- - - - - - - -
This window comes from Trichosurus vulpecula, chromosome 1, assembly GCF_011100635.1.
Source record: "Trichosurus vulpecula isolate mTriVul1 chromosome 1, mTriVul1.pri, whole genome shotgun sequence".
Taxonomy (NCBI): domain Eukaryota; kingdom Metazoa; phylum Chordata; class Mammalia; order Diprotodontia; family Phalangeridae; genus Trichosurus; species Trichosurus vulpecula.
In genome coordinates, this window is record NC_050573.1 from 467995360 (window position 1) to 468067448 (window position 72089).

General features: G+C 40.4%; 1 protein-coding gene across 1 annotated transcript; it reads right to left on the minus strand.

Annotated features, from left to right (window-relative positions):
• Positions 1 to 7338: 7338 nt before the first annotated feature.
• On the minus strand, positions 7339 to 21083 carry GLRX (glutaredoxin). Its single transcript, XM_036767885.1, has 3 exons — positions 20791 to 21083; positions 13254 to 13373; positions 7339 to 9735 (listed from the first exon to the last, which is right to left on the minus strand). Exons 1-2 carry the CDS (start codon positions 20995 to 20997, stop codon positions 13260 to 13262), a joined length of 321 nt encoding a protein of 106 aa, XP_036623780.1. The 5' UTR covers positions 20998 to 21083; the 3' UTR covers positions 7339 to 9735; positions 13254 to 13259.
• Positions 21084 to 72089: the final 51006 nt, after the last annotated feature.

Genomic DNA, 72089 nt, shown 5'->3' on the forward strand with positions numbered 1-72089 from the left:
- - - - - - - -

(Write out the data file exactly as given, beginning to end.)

This window comes from Trichosurus vulpecula, chromosome 1, assembly GCF_011100635.1.
Source record: "Trichosurus vulpecula isolate mTriVul1 chromosome 1, mTriVul1.pri, whole genome shotgun sequence".
Taxonomy (NCBI): domain Eukaryota; kingdom Metazoa; phylum Chordata; class Mammalia; order Diprotodontia; family Phalangeridae; genus Trichosurus; species Trichosurus vulpecula.
In genome coordinates, this window is record NC_050573.1 from 467995360 (window position 1) to 468067448 (window position 72089).

General features: G+C 40.4%; 1 protein-coding gene across 1 annotated transcript; it reads right to left on the minus strand.

Annotated features, from left to right (window-relative positions):
• Positions 1 to 7338: 7338 nt before the first annotated feature.
• On the minus strand, positions 7339 to 21083 carry GLRX (glutaredoxin). Its single transcript, XM_036767885.1, has 3 exons — positions 20791 to 21083; positions 13254 to 13373; positions 7339 to 9735 (listed from the first exon to the last, which is right to left on the minus strand). Exons 1-2 carry the CDS (start codon positions 20995 to 20997, stop codon positions 13260 to 13262), a joined length of 321 nt encoding a protein of 106 aa, XP_036623780.1. The 5' UTR covers positions 20998 to 21083; the 3' UTR covers positions 7339 to 9735; positions 13254 to 13259.
• Positions 21084 to 72089: the final 51006 nt, after the last annotated feature.

Genomic DNA, 72089 nt, shown 5'->3' on the forward strand with positions numbered 1-72089 from the left: